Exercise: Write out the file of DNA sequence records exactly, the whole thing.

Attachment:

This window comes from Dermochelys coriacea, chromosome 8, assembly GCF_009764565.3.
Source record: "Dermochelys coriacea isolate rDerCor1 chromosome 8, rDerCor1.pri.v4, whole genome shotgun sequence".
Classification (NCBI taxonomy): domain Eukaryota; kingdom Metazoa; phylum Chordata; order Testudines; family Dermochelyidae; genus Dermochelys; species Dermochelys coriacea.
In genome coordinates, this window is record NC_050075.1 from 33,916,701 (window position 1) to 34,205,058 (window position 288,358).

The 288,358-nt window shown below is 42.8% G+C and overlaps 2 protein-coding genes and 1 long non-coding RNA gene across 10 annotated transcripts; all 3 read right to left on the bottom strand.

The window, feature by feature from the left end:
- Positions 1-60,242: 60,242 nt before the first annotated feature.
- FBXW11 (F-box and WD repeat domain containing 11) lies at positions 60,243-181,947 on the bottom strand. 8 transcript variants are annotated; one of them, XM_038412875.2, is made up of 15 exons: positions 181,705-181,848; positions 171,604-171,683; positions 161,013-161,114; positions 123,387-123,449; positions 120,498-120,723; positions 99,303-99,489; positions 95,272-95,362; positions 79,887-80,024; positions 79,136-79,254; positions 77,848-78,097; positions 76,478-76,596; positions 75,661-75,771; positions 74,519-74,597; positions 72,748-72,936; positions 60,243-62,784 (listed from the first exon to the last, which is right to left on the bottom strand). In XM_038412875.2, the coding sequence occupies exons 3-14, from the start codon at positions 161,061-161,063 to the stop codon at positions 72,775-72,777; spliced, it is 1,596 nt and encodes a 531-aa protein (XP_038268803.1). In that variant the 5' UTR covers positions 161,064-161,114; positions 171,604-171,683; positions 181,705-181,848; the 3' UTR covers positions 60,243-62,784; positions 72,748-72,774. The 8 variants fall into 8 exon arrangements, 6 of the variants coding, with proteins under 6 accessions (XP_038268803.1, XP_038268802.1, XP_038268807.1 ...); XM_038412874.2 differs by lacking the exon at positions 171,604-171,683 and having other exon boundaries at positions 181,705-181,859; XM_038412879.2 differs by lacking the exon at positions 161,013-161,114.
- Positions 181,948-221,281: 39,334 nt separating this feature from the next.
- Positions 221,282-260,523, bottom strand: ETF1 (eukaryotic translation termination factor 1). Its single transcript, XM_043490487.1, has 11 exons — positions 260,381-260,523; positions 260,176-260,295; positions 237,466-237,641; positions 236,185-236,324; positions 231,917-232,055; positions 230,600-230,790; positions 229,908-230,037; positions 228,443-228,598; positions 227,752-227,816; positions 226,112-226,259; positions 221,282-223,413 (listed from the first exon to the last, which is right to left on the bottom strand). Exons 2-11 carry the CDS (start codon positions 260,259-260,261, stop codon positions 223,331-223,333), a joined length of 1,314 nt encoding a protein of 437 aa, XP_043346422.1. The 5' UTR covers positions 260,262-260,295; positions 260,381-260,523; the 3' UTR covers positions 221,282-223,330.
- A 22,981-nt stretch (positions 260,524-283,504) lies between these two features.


This window comes from Dermochelys coriacea, chromosome 8, assembly GCF_009764565.3.
Source record: "Dermochelys coriacea isolate rDerCor1 chromosome 8, rDerCor1.pri.v4, whole genome shotgun sequence".
Classification (NCBI taxonomy): domain Eukaryota; kingdom Metazoa; phylum Chordata; order Testudines; family Dermochelyidae; genus Dermochelys; species Dermochelys coriacea.
In genome coordinates, this window is record NC_050075.1 from 33,916,701 (window position 1) to 34,205,058 (window position 288,358).

The 288,358-nt window shown below is 42.8% G+C and overlaps 2 protein-coding genes and 1 long non-coding RNA gene across 10 annotated transcripts; all 3 read right to left on the bottom strand.

The window, feature by feature from the left end:
- Positions 1-60,242: 60,242 nt before the first annotated feature.
- FBXW11 (F-box and WD repeat domain containing 11) lies at positions 60,243-181,947 on the bottom strand. 8 transcript variants are annotated; one of them, XM_038412875.2, is made up of 15 exons: positions 181,705-181,848; positions 171,604-171,683; positions 161,013-161,114; positions 123,387-123,449; positions 120,498-120,723; positions 99,303-99,489; positions 95,272-95,362; positions 79,887-80,024; positions 79,136-79,254; positions 77,848-78,097; positions 76,478-76,596; positions 75,661-75,771; positions 74,519-74,597; positions 72,748-72,936; positions 60,243-62,784 (listed from the first exon to the last, which is right to left on the bottom strand). In XM_038412875.2, the coding sequence occupies exons 3-14, from the start codon at positions 161,061-161,063 to the stop codon at positions 72,775-72,777; spliced, it is 1,596 nt and encodes a 531-aa protein (XP_038268803.1). In that variant the 5' UTR covers positions 161,064-161,114; positions 171,604-171,683; positions 181,705-181,848; the 3' UTR covers positions 60,243-62,784; positions 72,748-72,774. The 8 variants fall into 8 exon arrangements, 6 of the variants coding, with proteins under 6 accessions (XP_038268803.1, XP_038268802.1, XP_038268807.1 ...); XM_038412874.2 differs by lacking the exon at positions 171,604-171,683 and having other exon boundaries at positions 181,705-181,859; XM_038412879.2 differs by lacking the exon at positions 161,013-161,114.
- Positions 181,948-221,281: 39,334 nt separating this feature from the next.
- Positions 221,282-260,523, bottom strand: ETF1 (eukaryotic translation termination factor 1). Its single transcript, XM_043490487.1, has 11 exons — positions 260,381-260,523; positions 260,176-260,295; positions 237,466-237,641; positions 236,185-236,324; positions 231,917-232,055; positions 230,600-230,790; positions 229,908-230,037; positions 228,443-228,598; positions 227,752-227,816; positions 226,112-226,259; positions 221,282-223,413 (listed from the first exon to the last, which is right to left on the bottom strand). Exons 2-11 carry the CDS (start codon positions 260,259-260,261, stop codon positions 223,331-223,333), a joined length of 1,314 nt encoding a protein of 437 aa, XP_043346422.1. The 5' UTR covers positions 260,262-260,295; positions 260,381-260,523; the 3' UTR covers positions 221,282-223,330.
- A 22,981-nt stretch (positions 260,524-283,504) lies between these two features.